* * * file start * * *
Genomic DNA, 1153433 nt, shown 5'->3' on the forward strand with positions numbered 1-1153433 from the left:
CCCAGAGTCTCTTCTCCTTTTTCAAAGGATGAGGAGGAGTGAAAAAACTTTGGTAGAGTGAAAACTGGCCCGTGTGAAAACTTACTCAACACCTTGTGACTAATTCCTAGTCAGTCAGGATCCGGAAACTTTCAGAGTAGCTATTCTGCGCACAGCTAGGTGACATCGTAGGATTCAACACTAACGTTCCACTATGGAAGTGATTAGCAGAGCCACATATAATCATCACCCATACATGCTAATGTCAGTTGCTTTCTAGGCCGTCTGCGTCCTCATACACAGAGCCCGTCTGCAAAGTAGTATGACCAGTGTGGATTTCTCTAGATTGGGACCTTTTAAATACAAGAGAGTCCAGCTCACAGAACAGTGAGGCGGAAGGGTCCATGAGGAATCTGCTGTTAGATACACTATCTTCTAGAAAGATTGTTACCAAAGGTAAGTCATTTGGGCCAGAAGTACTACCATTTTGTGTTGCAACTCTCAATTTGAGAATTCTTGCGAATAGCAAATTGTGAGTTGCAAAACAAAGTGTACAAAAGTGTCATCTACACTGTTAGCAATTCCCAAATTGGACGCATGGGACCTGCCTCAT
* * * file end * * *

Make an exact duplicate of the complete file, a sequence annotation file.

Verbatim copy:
Genomic DNA, 1153433 nt, shown 5'->3' on the forward strand with positions numbered 1-1153433 from the left:
CCCAGAGTCTCTTCTCCTTTTTCAAAGGATGAGGAGGAGTGAAAAAACTTTGGTAGAGTGAAAACTGGCCCGTGTGAAAACTTACTCAACACCTTGTGACTAATTCCTAGTCAGTCAGGATCCGGAAACTTTCAGAGTAGCTATTCTGCGCACAGCTAGGTGACATCGTAGGATTCAACACTAACGTTCCACTATGGAAGTGATTAGCAGAGCCACATATAATCATCACCCATACATGCTAATGTCAGTTGCTTTCTAGGCCGTCTGCGTCCTCATACACAGAGCCCGTCTGCAAAGTAGTATGACCAGTGTGGATTTCTCTAGATTGGGACCTTTTAAATACAAGAGAGTCCAGCTCACAGAACAGTGAGGCGGAAGGGTCCATGAGGAATCTGCTGTTAGATACACTATCTTCTAGAAAGATTGTTACCAAAGGTAAGTCATTTGGGCCAGAAGTACTACCATTTTGTGTTGCAACTCTCAATTTGAGAATTCTTGCGAATAGCAAATTGTGAGTTGCAAAACAAAGTGTACAAAAGTGTCATCTACACTGTTAGCAATTCCCAAATTGGACGCATGGGACCTGCCTCAT